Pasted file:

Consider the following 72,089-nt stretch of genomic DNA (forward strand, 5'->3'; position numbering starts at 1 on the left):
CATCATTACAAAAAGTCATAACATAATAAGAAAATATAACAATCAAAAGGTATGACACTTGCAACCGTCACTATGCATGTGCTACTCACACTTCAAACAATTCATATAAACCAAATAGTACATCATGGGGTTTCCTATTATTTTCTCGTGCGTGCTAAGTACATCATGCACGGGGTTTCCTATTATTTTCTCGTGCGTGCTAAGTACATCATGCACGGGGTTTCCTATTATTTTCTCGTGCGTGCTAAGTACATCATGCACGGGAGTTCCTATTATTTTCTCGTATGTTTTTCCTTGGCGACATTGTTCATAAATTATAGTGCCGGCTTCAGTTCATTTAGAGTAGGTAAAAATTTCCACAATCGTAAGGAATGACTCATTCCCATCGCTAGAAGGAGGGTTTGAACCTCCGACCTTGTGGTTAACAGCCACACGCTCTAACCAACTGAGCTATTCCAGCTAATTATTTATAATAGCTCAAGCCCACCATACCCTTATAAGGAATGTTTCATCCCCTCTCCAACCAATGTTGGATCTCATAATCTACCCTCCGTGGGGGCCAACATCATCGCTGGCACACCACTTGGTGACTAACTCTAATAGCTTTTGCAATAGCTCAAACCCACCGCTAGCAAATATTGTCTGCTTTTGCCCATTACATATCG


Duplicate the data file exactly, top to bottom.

Consider the following 72,089-nt stretch of genomic DNA (forward strand, 5'->3'; position numbering starts at 1 on the left):
CATCATTACAAAAAGTCATAACATAATAAGAAAATATAACAATCAAAAGGTATGACACTTGCAACCGTCACTATGCATGTGCTACTCACACTTCAAACAATTCATATAAACCAAATAGTACATCATGGGGTTTCCTATTATTTTCTCGTGCGTGCTAAGTACATCATGCACGGGGTTTCCTATTATTTTCTCGTGCGTGCTAAGTACATCATGCACGGGGTTTCCTATTATTTTCTCGTGCGTGCTAAGTACATCATGCACGGGAGTTCCTATTATTTTCTCGTATGTTTTTCCTTGGCGACATTGTTCATAAATTATAGTGCCGGCTTCAGTTCATTTAGAGTAGGTAAAAATTTCCACAATCGTAAGGAATGACTCATTCCCATCGCTAGAAGGAGGGTTTGAACCTCCGACCTTGTGGTTAACAGCCACACGCTCTAACCAACTGAGCTATTCCAGCTAATTATTTATAATAGCTCAAGCCCACCATACCCTTATAAGGAATGTTTCATCCCCTCTCCAACCAATGTTGGATCTCATAATCTACCCTCCGTGGGGGCCAACATCATCGCTGGCACACCACTTGGTGACTAACTCTAATAGCTTTTGCAATAGCTCAAACCCACCGCTAGCAAATATTGTCTGCTTTTGCCCATTACATATCG